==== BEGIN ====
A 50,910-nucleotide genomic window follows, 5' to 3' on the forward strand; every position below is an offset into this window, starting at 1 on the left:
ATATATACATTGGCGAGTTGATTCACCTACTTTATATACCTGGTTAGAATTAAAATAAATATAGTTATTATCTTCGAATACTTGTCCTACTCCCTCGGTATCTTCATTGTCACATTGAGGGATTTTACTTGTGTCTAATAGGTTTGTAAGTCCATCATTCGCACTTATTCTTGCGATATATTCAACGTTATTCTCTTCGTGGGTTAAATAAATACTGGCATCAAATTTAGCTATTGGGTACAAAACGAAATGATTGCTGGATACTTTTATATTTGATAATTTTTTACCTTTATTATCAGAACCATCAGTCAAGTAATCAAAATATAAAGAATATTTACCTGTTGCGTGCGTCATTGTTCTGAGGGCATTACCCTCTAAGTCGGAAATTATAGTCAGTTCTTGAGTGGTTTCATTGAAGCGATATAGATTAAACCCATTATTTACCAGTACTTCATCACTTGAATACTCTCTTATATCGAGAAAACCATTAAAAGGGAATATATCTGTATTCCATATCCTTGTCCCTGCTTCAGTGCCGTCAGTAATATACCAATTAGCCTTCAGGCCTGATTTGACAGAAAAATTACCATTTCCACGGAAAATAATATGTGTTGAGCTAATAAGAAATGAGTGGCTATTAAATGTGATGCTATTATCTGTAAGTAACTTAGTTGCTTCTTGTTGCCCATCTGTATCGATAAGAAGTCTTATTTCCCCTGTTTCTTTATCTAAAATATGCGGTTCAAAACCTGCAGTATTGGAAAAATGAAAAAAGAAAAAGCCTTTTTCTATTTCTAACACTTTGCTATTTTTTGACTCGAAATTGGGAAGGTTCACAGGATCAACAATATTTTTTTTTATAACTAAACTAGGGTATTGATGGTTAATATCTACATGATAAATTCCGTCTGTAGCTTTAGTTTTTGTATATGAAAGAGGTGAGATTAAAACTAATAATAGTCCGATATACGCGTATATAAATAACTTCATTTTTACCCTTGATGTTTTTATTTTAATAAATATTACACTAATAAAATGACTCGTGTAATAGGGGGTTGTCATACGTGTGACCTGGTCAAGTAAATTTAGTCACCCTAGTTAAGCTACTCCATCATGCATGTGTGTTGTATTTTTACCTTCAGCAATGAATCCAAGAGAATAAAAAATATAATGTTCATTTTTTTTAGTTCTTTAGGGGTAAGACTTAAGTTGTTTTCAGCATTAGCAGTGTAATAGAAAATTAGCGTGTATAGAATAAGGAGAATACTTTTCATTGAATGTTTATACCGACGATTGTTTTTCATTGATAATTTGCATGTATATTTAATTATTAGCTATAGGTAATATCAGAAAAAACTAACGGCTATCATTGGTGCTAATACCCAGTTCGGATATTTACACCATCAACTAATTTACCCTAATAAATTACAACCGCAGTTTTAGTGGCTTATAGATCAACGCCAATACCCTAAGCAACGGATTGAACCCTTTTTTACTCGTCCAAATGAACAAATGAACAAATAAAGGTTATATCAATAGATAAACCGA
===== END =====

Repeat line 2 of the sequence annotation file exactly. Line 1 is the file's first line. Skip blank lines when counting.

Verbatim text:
ATATATACATTGGCGAGTTGATTCACCTACTTTATATACCTGGTTAGAATTAAAATAAATATAGTTATTATCTTCGAATACTTGTCCTACTCCCTCGGTATCTTCATTGTCACATTGAGGGATTTTACTTGTGTCTAATAGGTTTGTAAGTCCATCATTCGCACTTATTCTTGCGATATATTCAACGTTATTCTCTTCGTGGGTTAAATAAATACTGGCATCAAATTTAGCTATTGGGTACAAAACGAAATGATTGCTGGATACTTTTATATTTGATAATTTTTTACCTTTATTATCAGAACCATCAGTCAAGTAATCAAAATATAAAGAATATTTACCTGTTGCGTGCGTCATTGTTCTGAGGGCATTACCCTCTAAGTCGGAAATTATAGTCAGTTCTTGAGTGGTTTCATTGAAGCGATATAGATTAAACCCATTATTTACCAGTACTTCATCACTTGAATACTCTCTTATATCGAGAAAACCATTAAAAGGGAATATATCTGTATTCCATATCCTTGTCCCTGCTTCAGTGCCGTCAGTAATATACCAATTAGCCTTCAGGCCTGATTTGACAGAAAAATTACCATTTCCACGGAAAATAATATGTGTTGAGCTAATAAGAAATGAGTGGCTATTAAATGTGATGCTATTATCTGTAAGTAACTTAGTTGCTTCTTGTTGCCCATCTGTATCGATAAGAAGTCTTATTTCCCCTGTTTCTTTATCTAAAATATGCGGTTCAAAACCTGCAGTATTGGAAAAATGAAAAAAGAAAAAGCCTTTTTCTATTTCTAACACTTTGCTATTTTTTGACTCGAAATTGGGAAGGTTCACAGGATCAACAATATTTTTTTTTATAACTAAACTAGGGTATTGATGGTTAATATCTACATGATAAATTCCGTCTGTAGCTTTAGTTTTTGTATATGAAAGAGGTGAGATTAAAACTAATAATAGTCCGATATACGCGTATATAAATAACTTCATTTTTACCCTTGATGTTTTTATTTTAATAAATATTACACTAATAAAATGACTCGTGTAATAGGGGGTTGTCATACGTGTGACCTGGTCAAGTAAATTTAGTCACCCTAGTTAAGCTACTCCATCATGCATGTGTGTTGTATTTTTACCTTCAGCAATGAATCCAAGAGAATAAAAAATATAATGTTCATTTTTTTTAGTTCTTTAGGGGTAAGACTTAAGTTGTTTTCAGCATTAGCAGTGTAATAGAAAATTAGCGTGTATAGAATAAGGAGAATACTTTTCATTGAATGTTTATACCGACGATTGTTTTTCATTGATAATTTGCATGTATATTTAATTATTAGCTATAGGTAATATCAGAAAAAACTAACGGCTATCATTGGTGCTAATACCCAGTTCGGATATTTACACCATCAACTAATTTACCCTAATAAATTACAACCGCAGTTTTAGTGGCTTATAGATCAACGCCAATACCCTAAGCAACGGATTGAACCCTTTTTTACTCGTCCAAATGAACAAATGAACAAATAAAGGTTATATCAATAGATAAACCGA